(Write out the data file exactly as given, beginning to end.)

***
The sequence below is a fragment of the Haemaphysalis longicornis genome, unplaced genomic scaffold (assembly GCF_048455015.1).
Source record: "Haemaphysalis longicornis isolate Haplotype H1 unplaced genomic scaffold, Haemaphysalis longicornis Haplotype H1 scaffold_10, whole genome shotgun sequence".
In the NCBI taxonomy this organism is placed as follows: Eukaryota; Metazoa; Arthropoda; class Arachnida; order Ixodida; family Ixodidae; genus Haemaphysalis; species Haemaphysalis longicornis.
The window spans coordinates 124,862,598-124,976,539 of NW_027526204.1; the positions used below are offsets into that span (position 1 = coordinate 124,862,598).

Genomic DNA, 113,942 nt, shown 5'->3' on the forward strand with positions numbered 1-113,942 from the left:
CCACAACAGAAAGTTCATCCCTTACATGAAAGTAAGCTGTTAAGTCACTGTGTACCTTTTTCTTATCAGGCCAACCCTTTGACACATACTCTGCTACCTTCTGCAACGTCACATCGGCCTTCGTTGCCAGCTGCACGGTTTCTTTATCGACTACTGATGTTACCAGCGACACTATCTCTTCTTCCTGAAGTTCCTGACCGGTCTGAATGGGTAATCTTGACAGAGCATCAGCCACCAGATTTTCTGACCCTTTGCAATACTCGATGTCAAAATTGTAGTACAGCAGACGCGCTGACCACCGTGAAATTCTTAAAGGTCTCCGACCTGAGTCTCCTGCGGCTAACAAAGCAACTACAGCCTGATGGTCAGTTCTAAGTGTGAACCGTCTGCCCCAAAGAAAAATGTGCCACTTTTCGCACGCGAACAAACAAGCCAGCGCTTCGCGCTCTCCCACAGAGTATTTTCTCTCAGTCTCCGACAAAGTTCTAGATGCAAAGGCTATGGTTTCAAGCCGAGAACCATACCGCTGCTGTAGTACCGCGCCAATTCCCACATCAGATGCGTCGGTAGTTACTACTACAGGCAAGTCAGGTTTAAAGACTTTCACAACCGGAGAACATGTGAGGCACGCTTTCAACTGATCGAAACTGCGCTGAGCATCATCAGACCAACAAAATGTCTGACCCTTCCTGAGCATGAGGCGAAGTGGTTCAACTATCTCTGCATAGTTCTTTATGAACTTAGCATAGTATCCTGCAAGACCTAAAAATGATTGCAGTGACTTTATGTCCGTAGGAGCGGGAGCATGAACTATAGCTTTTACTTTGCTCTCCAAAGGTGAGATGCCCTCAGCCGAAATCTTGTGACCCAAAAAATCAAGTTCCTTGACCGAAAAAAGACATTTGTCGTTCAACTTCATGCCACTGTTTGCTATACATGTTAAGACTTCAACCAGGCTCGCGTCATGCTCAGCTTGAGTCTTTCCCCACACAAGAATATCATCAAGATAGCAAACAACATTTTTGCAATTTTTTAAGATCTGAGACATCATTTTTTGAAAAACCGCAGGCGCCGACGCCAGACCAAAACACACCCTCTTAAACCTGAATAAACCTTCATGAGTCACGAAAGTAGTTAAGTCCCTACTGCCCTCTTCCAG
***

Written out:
The sequence below is a fragment of the Haemaphysalis longicornis genome, unplaced genomic scaffold (assembly GCF_048455015.1).
Source record: "Haemaphysalis longicornis isolate Haplotype H1 unplaced genomic scaffold, Haemaphysalis longicornis Haplotype H1 scaffold_10, whole genome shotgun sequence".
In the NCBI taxonomy this organism is placed as follows: Eukaryota; Metazoa; Arthropoda; class Arachnida; order Ixodida; family Ixodidae; genus Haemaphysalis; species Haemaphysalis longicornis.
The window spans coordinates 124,862,598-124,976,539 of NW_027526204.1; the positions used below are offsets into that span (position 1 = coordinate 124,862,598).

Genomic DNA, 113,942 nt, shown 5'->3' on the forward strand with positions numbered 1-113,942 from the left:
CCACAACAGAAAGTTCATCCCTTACATGAAAGTAAGCTGTTAAGTCACTGTGTACCTTTTTCTTATCAGGCCAACCCTTTGACACATACTCTGCTACCTTCTGCAACGTCACATCGGCCTTCGTTGCCAGCTGCACGGTTTCTTTATCGACTACTGATGTTACCAGCGACACTATCTCTTCTTCCTGAAGTTCCTGACCGGTCTGAATGGGTAATCTTGACAGAGCATCAGCCACCAGATTTTCTGACCCTTTGCAATACTCGATGTCAAAATTGTAGTACAGCAGACGCGCTGACCACCGTGAAATTCTTAAAGGTCTCCGACCTGAGTCTCCTGCGGCTAACAAAGCAACTACAGCCTGATGGTCAGTTCTAAGTGTGAACCGTCTGCCCCAAAGAAAAATGTGCCACTTTTCGCACGCGAACAAACAAGCCAGCGCTTCGCGCTCTCCCACAGAGTATTTTCTCTCAGTCTCCGACAAAGTTCTAGATGCAAAGGCTATGGTTTCAAGCCGAGAACCATACCGCTGCTGTAGTACCGCGCCAATTCCCACATCAGATGCGTCGGTAGTTACTACTACAGGCAAGTCAGGTTTAAAGACTTTCACAACCGGAGAACATGTGAGGCACGCTTTCAACTGATCGAAACTGCGCTGAGCATCATCAGACCAACAAAATGTCTGACCCTTCCTGAGCATGAGGCGAAGTGGTTCAACTATCTCTGCATAGTTCTTTATGAACTTAGCATAGTATCCTGCAAGACCTAAAAATGATTGCAGTGACTTTATGTCCGTAGGAGCGGGAGCATGAACTATAGCTTTTACTTTGCTCTCCAAAGGTGAGATGCCCTCAGCCGAAATCTTGTGACCCAAAAAATCAAGTTCCTTGACCGAAAAAAGACATTTGTCGTTCAACTTCATGCCACTGTTTGCTATACATGTTAAGACTTCAACCAGGCTCGCGTCATGCTCAGCTTGAGTCTTTCCCCACACAAGAATATCATCAAGATAGCAAACAACATTTTTGCAATTTTTTAAGATCTGAGACATCATTTTTTGAAAAACCGCAGGCGCCGACGCCAGACCAAAACACACCCTCTTAAACCTGAATAAACCTTCATGAGTCACGAAAGTAGTTAAGTCCCTACTGCCCTCTTCCAG